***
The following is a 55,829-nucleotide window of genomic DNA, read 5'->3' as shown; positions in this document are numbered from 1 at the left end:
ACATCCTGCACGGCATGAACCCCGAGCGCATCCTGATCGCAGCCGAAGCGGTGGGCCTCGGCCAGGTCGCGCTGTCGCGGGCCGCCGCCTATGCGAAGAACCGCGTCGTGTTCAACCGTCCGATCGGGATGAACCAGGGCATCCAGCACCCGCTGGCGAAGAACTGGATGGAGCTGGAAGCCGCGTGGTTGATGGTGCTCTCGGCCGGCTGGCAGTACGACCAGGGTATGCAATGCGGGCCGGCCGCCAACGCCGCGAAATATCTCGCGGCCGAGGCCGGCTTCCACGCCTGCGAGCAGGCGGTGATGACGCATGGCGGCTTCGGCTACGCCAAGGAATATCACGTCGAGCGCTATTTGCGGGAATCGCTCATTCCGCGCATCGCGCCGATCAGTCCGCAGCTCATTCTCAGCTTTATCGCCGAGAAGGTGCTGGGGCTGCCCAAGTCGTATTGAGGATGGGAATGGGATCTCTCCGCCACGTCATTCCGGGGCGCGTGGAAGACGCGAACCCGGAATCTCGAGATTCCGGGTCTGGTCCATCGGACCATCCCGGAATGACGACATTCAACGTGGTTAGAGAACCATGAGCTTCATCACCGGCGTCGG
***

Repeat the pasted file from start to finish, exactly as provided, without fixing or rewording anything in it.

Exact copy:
The following is a 55,829-nucleotide window of genomic DNA, read 5'->3' as shown; positions in this document are numbered from 1 at the left end:
ACATCCTGCACGGCATGAACCCCGAGCGCATCCTGATCGCAGCCGAAGCGGTGGGCCTCGGCCAGGTCGCGCTGTCGCGGGCCGCCGCCTATGCGAAGAACCGCGTCGTGTTCAACCGTCCGATCGGGATGAACCAGGGCATCCAGCACCCGCTGGCGAAGAACTGGATGGAGCTGGAAGCCGCGTGGTTGATGGTGCTCTCGGCCGGCTGGCAGTACGACCAGGGTATGCAATGCGGGCCGGCCGCCAACGCCGCGAAATATCTCGCGGCCGAGGCCGGCTTCCACGCCTGCGAGCAGGCGGTGATGACGCATGGCGGCTTCGGCTACGCCAAGGAATATCACGTCGAGCGCTATTTGCGGGAATCGCTCATTCCGCGCATCGCGCCGATCAGTCCGCAGCTCATTCTCAGCTTTATCGCCGAGAAGGTGCTGGGGCTGCCCAAGTCGTATTGAGGATGGGAATGGGATCTCTCCGCCACGTCATTCCGGGGCGCGTGGAAGACGCGAACCCGGAATCTCGAGATTCCGGGTCTGGTCCATCGGACCATCCCGGAATGACGACATTCAACGTGGTTAGAGAACCATGAGCTTCATCACCGGCGTCGG